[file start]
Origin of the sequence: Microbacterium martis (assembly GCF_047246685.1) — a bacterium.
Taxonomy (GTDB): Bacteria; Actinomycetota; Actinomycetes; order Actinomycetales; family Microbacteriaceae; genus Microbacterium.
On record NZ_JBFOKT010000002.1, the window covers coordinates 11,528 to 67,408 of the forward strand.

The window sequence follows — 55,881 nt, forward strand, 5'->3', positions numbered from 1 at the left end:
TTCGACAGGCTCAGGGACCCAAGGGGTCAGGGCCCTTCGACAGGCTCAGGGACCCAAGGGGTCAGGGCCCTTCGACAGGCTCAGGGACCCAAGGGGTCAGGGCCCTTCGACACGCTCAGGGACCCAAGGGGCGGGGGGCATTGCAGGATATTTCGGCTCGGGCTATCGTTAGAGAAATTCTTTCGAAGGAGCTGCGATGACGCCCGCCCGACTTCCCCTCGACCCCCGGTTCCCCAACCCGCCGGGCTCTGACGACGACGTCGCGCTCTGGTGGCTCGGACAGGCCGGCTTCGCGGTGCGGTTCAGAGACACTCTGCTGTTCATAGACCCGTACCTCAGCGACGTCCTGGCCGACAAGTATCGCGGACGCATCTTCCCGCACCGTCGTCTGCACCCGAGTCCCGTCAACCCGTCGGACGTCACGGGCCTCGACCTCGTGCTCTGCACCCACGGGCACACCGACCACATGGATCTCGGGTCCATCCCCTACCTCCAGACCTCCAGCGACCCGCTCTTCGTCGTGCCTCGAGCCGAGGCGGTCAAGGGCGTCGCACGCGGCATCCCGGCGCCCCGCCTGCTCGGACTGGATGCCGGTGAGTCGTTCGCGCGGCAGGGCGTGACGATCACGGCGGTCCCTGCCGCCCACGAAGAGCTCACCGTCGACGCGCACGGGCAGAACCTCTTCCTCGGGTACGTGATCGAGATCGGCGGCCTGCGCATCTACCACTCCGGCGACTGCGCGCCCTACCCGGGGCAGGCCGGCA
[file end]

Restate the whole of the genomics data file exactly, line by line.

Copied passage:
Origin of the sequence: Microbacterium martis (assembly GCF_047246685.1) — a bacterium.
Taxonomy (GTDB): Bacteria; Actinomycetota; Actinomycetes; order Actinomycetales; family Microbacteriaceae; genus Microbacterium.
On record NZ_JBFOKT010000002.1, the window covers coordinates 11,528 to 67,408 of the forward strand.

The window sequence follows — 55,881 nt, forward strand, 5'->3', positions numbered from 1 at the left end:
TTCGACAGGCTCAGGGACCCAAGGGGTCAGGGCCCTTCGACAGGCTCAGGGACCCAAGGGGTCAGGGCCCTTCGACAGGCTCAGGGACCCAAGGGGTCAGGGCCCTTCGACACGCTCAGGGACCCAAGGGGCGGGGGGCATTGCAGGATATTTCGGCTCGGGCTATCGTTAGAGAAATTCTTTCGAAGGAGCTGCGATGACGCCCGCCCGACTTCCCCTCGACCCCCGGTTCCCCAACCCGCCGGGCTCTGACGACGACGTCGCGCTCTGGTGGCTCGGACAGGCCGGCTTCGCGGTGCGGTTCAGAGACACTCTGCTGTTCATAGACCCGTACCTCAGCGACGTCCTGGCCGACAAGTATCGCGGACGCATCTTCCCGCACCGTCGTCTGCACCCGAGTCCCGTCAACCCGTCGGACGTCACGGGCCTCGACCTCGTGCTCTGCACCCACGGGCACACCGACCACATGGATCTCGGGTCCATCCCCTACCTCCAGACCTCCAGCGACCCGCTCTTCGTCGTGCCTCGAGCCGAGGCGGTCAAGGGCGTCGCACGCGGCATCCCGGCGCCCCGCCTGCTCGGACTGGATGCCGGTGAGTCGTTCGCGCGGCAGGGCGTGACGATCACGGCGGTCCCTGCCGCCCACGAAGAGCTCACCGTCGACGCGCACGGGCAGAACCTCTTCCTCGGGTACGTGATCGAGATCGGCGGCCTGCGCATCTACCACTCCGGCGACTGCGCGCCCTACCCGGGGCAGGCCGGCA